This exploratory study was designed to establish a foundation for understanding the relationship between college students’ epistemic fluency, the need (self-concordance); want (self-determination); and ability (self-efficacy) to think about their learning; their regulatory mode orientation (locomotion versus assessment), and their academic goals. A novel instrument measuring both epistemic fluency and regulatory mode orientation was constructed for this purpose.
Self-efficacy may be the most important element of epistemic fluency as well as the most important moderating factor in goal pursuit. Assessment, a mode of regulatory orientation, and goal activity are inextricably linked. Goal activity may be a metacognitive byproduct of regulatory mode orientation. The differential expression of epistemic fluency and regulatory mode orientation was observable through participant identified academic goals. Personal characteristics such as self-identified racial or gender identity were important moderators in the expression of both epistemic fluency and regulatory mode orientation. Minority or female students had higher factor scores. The extent to which a goal signals intrinsic motivation (value) governs the dynamic allocation of self-regulatory resources more so than the differential time horizons of goals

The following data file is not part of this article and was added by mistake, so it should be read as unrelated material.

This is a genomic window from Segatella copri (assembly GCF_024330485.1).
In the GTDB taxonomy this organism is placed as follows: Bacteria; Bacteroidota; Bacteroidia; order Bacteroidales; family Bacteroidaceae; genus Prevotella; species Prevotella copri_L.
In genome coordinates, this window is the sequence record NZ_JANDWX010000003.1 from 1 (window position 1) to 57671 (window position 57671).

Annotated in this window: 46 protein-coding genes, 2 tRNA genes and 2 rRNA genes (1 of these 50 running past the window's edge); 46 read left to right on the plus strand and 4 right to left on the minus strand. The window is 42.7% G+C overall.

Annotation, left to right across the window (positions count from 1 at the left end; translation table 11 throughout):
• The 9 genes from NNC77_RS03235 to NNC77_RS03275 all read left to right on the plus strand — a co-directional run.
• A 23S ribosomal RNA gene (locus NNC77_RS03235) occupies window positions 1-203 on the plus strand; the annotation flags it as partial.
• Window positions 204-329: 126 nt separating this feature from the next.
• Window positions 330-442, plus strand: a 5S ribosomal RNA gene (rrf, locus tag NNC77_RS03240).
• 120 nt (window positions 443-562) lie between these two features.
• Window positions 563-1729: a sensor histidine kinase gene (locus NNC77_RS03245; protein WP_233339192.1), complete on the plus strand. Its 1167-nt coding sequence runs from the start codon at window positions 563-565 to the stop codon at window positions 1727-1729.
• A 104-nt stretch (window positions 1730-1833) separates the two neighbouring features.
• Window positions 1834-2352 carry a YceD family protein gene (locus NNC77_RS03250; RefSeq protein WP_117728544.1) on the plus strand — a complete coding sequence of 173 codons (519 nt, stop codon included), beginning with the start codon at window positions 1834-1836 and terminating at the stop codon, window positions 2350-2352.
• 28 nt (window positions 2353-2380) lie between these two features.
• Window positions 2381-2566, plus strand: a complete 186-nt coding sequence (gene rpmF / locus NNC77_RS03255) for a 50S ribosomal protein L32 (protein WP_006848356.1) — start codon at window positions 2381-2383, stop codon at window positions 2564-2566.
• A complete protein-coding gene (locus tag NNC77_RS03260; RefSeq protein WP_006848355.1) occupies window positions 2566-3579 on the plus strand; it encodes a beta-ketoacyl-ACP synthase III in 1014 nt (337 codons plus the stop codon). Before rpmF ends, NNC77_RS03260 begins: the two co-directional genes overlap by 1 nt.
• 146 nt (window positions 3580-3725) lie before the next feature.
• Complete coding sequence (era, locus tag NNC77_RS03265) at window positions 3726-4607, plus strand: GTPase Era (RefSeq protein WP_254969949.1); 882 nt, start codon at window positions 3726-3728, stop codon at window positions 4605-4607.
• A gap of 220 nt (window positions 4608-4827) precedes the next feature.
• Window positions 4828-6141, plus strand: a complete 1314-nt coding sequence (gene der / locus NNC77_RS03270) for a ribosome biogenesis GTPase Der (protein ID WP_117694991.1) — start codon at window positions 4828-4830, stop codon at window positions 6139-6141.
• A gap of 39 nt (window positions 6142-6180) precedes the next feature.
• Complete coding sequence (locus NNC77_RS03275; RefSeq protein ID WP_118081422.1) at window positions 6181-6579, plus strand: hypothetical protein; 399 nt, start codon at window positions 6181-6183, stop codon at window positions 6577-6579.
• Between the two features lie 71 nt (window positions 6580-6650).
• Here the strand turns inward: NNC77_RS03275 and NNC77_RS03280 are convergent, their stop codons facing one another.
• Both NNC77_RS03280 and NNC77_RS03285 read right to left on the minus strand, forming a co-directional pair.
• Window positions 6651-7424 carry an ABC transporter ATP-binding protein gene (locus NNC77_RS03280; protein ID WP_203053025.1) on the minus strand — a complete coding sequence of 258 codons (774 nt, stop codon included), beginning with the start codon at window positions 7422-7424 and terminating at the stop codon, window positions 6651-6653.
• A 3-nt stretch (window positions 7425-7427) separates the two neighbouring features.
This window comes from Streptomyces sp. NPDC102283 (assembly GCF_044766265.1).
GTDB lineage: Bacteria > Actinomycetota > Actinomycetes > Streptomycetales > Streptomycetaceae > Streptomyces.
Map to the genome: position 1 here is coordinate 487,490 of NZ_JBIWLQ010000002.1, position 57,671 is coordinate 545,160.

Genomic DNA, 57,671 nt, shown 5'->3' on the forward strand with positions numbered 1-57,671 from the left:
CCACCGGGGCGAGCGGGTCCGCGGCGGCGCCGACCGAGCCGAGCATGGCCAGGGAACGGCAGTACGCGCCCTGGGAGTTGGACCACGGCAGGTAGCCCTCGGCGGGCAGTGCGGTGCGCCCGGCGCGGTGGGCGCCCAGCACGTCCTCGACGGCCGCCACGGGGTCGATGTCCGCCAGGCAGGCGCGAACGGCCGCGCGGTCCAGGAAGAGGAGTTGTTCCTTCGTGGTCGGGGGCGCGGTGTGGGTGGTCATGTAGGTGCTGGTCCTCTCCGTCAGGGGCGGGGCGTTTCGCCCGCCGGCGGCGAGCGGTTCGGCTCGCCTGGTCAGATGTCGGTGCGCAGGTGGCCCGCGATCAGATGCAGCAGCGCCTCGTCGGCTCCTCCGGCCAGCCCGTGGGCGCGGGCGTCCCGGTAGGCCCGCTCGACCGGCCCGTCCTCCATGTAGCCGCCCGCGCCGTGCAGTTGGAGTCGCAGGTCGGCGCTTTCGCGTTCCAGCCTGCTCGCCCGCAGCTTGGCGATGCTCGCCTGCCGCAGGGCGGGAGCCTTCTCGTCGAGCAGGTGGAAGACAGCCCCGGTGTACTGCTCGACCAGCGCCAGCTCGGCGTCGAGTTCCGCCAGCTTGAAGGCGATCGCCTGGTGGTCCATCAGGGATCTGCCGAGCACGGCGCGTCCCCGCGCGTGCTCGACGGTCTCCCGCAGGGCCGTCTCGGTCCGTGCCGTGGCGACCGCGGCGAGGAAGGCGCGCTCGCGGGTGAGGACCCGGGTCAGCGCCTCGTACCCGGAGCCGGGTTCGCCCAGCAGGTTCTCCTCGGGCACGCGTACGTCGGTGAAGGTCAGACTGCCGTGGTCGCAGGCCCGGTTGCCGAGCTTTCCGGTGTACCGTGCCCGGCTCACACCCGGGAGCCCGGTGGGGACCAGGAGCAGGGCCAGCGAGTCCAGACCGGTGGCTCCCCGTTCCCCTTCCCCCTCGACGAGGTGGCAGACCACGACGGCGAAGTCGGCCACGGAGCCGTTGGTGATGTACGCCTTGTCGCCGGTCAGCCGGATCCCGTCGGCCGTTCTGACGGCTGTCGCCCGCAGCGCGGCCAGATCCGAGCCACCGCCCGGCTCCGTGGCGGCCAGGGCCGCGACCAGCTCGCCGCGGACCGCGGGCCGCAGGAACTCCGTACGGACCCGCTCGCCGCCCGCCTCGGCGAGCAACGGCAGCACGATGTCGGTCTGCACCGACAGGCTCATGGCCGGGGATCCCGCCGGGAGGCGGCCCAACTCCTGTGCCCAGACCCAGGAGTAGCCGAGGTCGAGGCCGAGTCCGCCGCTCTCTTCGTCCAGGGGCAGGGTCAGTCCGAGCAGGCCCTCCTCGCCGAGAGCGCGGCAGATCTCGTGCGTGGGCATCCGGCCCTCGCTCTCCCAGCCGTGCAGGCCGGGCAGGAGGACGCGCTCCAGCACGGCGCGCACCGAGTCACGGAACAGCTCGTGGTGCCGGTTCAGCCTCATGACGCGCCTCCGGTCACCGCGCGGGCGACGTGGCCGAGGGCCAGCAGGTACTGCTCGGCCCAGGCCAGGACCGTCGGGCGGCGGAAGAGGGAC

|Advisor:||Thompson, Glenn E.|
|Commitee:||Mattern, Janet A., Semich, George W.|
|School:||Frostburg State University|
|School Location:||United States -- Maryland|
|Source:||DAI-A 80/03(E), Dissertation Abstracts International|
|Subjects:||Social psychology, Cognitive psychology, Higher education|
|Keywords:||Academic goal pursuit, Epistemic fluency, Higher education, Motivated cognition, Regulatory mode orientation, Self-regulation|
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